Three Shubert brothers transformed the operation and ownership of New York theatres from a monopolistic to a competitive environment. Levi (known as Lee), Sam and Jacob (known as JJ) were born in the border town of Shervient in Czarist Lithuania, from where they had to flee in 1882 because of Russian anti-Semitism. In that same year and for the same reason, nearly 500,000 refugees were forced to flee from Czarist Russia; this exodus, over time, brought composers like Irving Berlin and George Gershwin to America.
The Shubert family settled in Syracuse; but by 1900, the three brothers had moved to New York with $15,000, along with “high ambitions and boundless energy.” Sam became the producer and was the power behind forty-six shows before he and Lee produced their adaptation of Sheridan’s School for Scandal with music by A. Baldwin Sloane (Lady Teazle, 1904.55, with Lillian Russell), followed by Fantana (1905.03), with a book co-written by Sam and music by John Raymond Hubbell.
Disaster struck in May 1905, when Sam was killed in a train wreck. The two remaining brothers, known as “Messrs Shubert,” worked with many talented composers of the day, Reginald De Koven, Hubbell, Gustave Kerker, Alfred G. Robyn, Julian Edwards, Seymour Furth, Gustav Luders, Victor Herbert, Ben Jerome and Louis Hirsch. In 1912, they produced their 120th show (not all musicals)–Jerome Kern’s The Red Petticoat, 1912.41. The Red Petticoat was followed by Kern’s Oh, I Say! (1913.29).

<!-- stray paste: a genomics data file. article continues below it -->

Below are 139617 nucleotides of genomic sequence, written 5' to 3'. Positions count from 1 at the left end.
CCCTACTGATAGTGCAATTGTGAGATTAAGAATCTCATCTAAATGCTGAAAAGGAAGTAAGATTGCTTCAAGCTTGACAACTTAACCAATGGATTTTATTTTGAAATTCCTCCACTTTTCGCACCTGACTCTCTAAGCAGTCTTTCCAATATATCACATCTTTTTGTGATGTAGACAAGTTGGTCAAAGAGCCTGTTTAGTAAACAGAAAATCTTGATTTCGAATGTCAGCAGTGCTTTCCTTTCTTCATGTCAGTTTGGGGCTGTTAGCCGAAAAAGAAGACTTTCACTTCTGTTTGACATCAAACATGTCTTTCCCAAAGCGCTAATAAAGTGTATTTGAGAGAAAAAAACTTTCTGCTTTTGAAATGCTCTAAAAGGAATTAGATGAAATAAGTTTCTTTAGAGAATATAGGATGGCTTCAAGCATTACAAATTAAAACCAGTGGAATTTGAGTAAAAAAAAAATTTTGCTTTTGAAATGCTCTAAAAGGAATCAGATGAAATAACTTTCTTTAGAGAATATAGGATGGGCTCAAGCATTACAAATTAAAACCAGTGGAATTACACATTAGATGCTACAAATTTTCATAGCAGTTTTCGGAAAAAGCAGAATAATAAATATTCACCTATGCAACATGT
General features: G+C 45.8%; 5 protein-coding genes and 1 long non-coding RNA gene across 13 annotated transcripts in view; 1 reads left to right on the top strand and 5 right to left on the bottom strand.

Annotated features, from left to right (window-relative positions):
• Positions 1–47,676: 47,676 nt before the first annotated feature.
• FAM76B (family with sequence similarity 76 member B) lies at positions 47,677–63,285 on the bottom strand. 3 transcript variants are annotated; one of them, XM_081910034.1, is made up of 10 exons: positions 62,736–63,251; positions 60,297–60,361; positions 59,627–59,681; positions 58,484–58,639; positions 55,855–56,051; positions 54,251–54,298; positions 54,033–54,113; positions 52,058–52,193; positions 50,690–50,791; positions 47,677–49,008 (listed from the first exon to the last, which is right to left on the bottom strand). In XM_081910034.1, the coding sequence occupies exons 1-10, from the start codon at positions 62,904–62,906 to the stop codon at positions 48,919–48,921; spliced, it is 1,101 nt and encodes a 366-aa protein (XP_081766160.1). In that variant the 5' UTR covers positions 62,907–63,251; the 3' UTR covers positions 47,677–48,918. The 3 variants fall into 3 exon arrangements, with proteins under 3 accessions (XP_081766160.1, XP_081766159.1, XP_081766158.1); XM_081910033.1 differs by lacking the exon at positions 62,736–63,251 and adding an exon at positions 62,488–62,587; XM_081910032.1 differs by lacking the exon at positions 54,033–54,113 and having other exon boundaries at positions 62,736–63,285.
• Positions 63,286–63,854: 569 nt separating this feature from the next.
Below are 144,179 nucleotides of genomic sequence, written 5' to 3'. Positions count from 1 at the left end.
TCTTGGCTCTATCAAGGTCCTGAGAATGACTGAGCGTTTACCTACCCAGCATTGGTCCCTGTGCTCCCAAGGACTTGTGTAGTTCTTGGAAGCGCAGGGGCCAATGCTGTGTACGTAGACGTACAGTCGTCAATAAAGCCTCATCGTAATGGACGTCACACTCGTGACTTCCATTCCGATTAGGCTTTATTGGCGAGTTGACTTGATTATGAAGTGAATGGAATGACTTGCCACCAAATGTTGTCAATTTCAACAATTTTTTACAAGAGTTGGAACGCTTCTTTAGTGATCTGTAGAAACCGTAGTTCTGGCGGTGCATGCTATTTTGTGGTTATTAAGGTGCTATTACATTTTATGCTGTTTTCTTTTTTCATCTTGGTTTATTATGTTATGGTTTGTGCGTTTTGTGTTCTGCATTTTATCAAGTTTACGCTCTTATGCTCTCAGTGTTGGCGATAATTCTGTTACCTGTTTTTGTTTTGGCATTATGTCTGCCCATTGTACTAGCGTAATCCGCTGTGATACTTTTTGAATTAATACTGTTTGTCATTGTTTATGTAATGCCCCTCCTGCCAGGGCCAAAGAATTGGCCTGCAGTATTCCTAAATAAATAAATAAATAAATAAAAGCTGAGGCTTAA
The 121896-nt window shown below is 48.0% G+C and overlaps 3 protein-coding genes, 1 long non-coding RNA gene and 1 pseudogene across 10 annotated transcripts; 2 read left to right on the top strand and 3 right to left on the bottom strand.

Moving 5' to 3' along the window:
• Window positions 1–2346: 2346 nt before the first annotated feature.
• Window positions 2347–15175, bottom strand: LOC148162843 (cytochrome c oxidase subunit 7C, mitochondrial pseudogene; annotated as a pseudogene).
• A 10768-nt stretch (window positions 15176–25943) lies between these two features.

In the following year, the Shuberts produced a show with Sigmund Romberg called The Whirl of the World (1914.01). This would be the start of a strong relationship between Romberg and the Shuberts, during which time (from 1914 to 1930), they would work on fourteen major shows together, including such hits as Maytime (1917.15), Blossom Time (1921.31), The Student Prince in Heidelberg (1924.25) and My Maryland (1927.42).
The two brothers would work on two shows with a young Harold Arlen (Hooray for What!, 1937.15, and Life Begins at 8:40, 1934.19) and one with an established Cole Porter (You Never Know, 1938.07). The latter part of the careers of the Shubert Brothers was focused on theatre ownership and licensing of materials for touring companies.